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2011: That was the HR year that was


If it were possible to sum up the key preoccupations of 2011 in just a few words, for me, they would be ‘fairness’ and ‘democratisation’. 

At the macro-economic level, the climate has got steadily worse as the Eurozone crisis has deepened and economists increasingly start to warn of a double-dip recession. 
This situation has contributed to the UK’s worst unemployment rate for 17 years, with young people being particularly badly hit and the spectre of a ‘lost generation’ of workers being raised – with all of the potential for future social unrest that such a scenario implies. In fact, we had a taster of what it might look like in August when the UK was gripped by its worst riots in 25 years.
But unrest has taken other forms too. Many public sector workers have expressed themselves unhappy at the Coalition Government’s austerity measures of which they feel that they have had to bear a disproportionate brunt – at the same time as bankers appear to be enjoying rising pay and bonuses again.
The final straw for most, however, were Government attempts to change long-standing pension arrangements, coming as the move did on top of widespread wage freezes, changes to pay and conditions and seemingly endless streams of redundancies – in the wake of reductions in the overall value of redundancy packages anyway.
The end result of such disillusionment was a day of national unrest on Wednesday 30 November. 
But, while private sector workers may have been less militant, job losses, pay squeezes, increased workloads and high stress levels here too have all taken their toll, contributing to disenchantment, low levels of employer loyalty and elevated sickness absence rates.
No wonder then that topics such as how best to boost staff engagement, cultivate employee resilience and undertake effective change and performance management have been on most HR professionals’ lips.
But other matters relating to fairness have also been high on the agenda. 
For example, the pay gap between the UK’s highest and lowest paid is now hitting unprecedented levels. Hikes of 4000% in the pay of some top FTSE executives over the last 30 years as the average wage of workers has only trebled, has consistently raised questions about whether such individuals provide value for money – particularly in a down economy and especially when their renumeration does not reflect company share price growth.
Issues of gender diversity, which include Lord Davies’ report on how to boost female representation at board level – and the limited progress of his recommendations to date – have likewise rarely been out of the headlines, bringing about talent management headaches that will only continue to reverberate into both the near and more distant future.
But sex discrimination is not the only topic to have generated attention over the last 12 months. While 2011 was the year of religious discrimination claims, particularly in relation to workers’ rights to wear such symbols of their beliefs as crucifixes, 2012 is likely to be characterised by legal action relating to age discrimination following the abolition of the Default Retirement Age.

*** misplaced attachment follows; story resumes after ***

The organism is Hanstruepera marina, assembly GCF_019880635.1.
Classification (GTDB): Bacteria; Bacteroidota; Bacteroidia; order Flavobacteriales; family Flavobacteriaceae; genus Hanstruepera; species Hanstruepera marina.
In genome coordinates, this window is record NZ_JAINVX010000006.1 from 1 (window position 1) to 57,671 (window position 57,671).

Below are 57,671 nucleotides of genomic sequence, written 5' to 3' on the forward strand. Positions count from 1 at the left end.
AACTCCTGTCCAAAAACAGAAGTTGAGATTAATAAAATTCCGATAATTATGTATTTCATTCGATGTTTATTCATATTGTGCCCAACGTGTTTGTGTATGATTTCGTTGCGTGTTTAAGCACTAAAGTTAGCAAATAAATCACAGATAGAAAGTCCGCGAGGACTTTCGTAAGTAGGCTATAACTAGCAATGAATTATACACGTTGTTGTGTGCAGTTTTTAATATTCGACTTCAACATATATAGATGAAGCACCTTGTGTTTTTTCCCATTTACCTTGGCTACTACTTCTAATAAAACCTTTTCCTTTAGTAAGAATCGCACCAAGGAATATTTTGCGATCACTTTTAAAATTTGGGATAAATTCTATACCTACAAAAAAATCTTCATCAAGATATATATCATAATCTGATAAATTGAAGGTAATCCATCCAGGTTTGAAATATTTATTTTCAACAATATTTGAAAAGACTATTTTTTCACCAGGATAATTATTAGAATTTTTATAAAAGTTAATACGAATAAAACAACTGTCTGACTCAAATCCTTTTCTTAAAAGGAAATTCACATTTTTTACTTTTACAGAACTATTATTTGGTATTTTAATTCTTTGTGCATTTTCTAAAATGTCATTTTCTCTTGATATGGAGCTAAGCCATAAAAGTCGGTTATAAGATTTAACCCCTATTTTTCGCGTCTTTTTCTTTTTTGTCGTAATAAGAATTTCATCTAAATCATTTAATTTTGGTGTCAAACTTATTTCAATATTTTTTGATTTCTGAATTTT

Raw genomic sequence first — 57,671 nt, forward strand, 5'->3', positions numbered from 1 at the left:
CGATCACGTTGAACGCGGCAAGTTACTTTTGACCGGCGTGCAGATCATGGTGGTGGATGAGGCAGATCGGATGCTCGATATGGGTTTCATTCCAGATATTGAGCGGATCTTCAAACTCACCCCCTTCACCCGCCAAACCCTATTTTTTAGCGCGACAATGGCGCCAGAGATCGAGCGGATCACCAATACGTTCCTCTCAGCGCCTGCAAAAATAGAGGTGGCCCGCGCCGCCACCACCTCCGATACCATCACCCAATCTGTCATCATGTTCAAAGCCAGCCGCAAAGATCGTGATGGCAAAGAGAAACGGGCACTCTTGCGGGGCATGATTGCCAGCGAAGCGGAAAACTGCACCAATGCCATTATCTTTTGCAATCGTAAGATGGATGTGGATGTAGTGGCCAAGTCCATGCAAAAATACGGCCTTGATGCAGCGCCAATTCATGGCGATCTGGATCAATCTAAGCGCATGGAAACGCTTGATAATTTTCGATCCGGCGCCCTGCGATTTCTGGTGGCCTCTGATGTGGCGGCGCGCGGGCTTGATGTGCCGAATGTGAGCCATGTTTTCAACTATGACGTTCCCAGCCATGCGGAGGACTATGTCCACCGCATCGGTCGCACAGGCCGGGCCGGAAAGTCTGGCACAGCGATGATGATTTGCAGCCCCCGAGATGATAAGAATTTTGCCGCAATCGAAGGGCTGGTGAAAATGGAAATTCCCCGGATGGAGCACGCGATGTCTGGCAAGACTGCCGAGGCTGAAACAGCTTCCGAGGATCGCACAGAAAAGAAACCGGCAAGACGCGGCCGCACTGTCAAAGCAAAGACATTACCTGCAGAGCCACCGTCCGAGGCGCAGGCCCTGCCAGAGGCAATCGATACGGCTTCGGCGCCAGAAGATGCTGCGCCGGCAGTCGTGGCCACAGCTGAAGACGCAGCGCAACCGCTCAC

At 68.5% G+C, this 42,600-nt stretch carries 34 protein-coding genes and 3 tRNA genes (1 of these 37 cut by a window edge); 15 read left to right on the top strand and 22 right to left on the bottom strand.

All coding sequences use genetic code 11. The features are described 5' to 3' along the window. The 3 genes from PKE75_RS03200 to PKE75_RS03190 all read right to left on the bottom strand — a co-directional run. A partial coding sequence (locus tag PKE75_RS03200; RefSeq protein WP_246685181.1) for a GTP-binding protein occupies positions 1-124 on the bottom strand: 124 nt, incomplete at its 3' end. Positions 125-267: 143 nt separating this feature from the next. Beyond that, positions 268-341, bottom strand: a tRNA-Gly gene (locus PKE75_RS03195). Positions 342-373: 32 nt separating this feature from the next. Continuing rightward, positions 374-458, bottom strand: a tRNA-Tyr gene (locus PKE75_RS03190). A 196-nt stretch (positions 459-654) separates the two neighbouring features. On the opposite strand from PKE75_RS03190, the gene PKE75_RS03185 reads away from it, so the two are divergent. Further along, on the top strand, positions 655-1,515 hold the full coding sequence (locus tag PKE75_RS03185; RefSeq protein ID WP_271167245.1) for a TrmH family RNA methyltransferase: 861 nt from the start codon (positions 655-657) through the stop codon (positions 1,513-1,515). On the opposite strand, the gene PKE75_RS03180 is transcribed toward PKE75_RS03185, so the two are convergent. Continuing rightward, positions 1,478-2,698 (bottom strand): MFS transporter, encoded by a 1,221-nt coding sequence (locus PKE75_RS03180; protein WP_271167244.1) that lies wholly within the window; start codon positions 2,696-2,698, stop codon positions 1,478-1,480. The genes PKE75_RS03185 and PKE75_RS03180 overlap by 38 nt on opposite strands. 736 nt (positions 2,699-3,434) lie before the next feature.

Given the current economic climate and the fact that fewer and fewer staff can now afford to retire, HR departments are also going to have to find ways of managing increasingly mixed workforces, often with very different requirements.
A key challenge in this context will simply be catering adequately to the needs of older staff, which will often be quite different to those of the emergent Generation Y as its members increasingly begin entering the workforce. 
While the former are likely to demand both physical support and progressively flexible ways of working, the latter, who have grown up with the internet at their fingertips, simply look at the world differently. 
Millennials, so the characterisation goes, are ‘digital natives’ and inherent multi-taskers, who want things done immediately and have higher expectations of both relationships and services than their older colleagues.
No wonder then that social media – their signature tool, with its democratising effect on both information and personal interaction – was a massively hot topic last year. 
But from an HR perspective, the debate moved on from whether access to social networking sites should be allowed or whether usage should be restricted or even banned, to how HR professionals might start to exploit such tools for their own ends.
While social networking sites such as LinkedIn became de rigueur for recruitment purposes, voices also started to be raised about the possibilities of employing more sophisticated concepts such as online communities for the same purpose. 
The first understandings likewise started to emerge about how enterprise social networking tools might be employed effectively to fulfil collaboration, information-sharing and knowledge management goals – although the debate here was controlled and driven less by HR and more by colleagues in marketing and internal communications departments.
While grasping the nettle is likely to pose a key challenge for HR professionals over the year ahead, it also opens up a world of opportunities to demonstrate value as the business attempts to exploit the growth potential offered by this new channel in a bear market. 
As those ageing rockers Motley Crue once said: “You better use it, before you lose it. Don’t throw it away.”
Cath Everett, Editor, HRZone

One Response

  1. HR – A Motley Crue


    Nice to see Motley Crue quoted in here and I very much agree with the sentiment of the article – I recently presented to the CIPD Senior Practitioners group and you pretty much sum up the mood.

    As far as Chrustmas in HR goes, I'd like to also mention 'The 12 Days of HR Christmas' Blog by Alison Chisnell at




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